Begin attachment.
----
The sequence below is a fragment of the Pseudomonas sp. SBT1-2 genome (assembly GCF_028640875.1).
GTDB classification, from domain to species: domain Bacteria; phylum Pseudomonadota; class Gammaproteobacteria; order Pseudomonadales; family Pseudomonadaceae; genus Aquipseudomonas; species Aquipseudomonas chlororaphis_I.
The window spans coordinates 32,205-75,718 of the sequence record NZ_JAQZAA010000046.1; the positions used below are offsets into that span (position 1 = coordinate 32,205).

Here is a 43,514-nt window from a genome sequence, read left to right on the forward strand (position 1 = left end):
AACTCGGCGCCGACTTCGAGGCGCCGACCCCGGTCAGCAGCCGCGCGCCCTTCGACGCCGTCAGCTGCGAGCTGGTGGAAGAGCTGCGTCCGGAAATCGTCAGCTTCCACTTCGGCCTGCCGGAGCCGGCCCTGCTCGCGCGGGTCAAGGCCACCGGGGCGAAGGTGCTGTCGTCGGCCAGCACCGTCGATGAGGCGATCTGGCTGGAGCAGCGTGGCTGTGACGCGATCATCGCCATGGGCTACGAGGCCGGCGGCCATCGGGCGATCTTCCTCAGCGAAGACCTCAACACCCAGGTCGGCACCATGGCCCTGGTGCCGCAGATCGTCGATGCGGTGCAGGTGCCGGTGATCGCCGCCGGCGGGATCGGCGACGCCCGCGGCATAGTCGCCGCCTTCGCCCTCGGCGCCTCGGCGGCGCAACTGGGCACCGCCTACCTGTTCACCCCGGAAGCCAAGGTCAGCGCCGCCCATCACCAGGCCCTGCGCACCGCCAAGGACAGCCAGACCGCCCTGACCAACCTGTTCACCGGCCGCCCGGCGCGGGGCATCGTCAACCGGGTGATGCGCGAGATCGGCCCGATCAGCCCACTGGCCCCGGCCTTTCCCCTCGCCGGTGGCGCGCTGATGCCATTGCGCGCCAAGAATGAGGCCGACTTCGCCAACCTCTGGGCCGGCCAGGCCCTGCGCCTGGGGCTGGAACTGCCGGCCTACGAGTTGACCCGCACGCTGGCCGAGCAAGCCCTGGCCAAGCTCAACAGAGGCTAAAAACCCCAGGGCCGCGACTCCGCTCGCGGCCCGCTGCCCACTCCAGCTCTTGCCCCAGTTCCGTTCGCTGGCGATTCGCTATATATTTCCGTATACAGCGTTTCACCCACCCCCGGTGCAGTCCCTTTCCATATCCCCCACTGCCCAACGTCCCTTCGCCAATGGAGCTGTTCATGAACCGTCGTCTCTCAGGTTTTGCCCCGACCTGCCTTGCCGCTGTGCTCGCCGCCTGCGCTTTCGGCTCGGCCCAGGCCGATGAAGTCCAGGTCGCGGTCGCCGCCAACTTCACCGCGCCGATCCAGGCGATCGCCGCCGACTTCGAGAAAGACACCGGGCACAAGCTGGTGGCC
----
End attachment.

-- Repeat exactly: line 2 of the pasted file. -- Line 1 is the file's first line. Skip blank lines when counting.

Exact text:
GTDB classification, from domain to species: domain Bacteria; phylum Pseudomonadota; class Gammaproteobacteria; order Pseudomonadales; family Pseudomonadaceae; genus Aquipseudomonas; species Aquipseudomonas chlororaphis_I.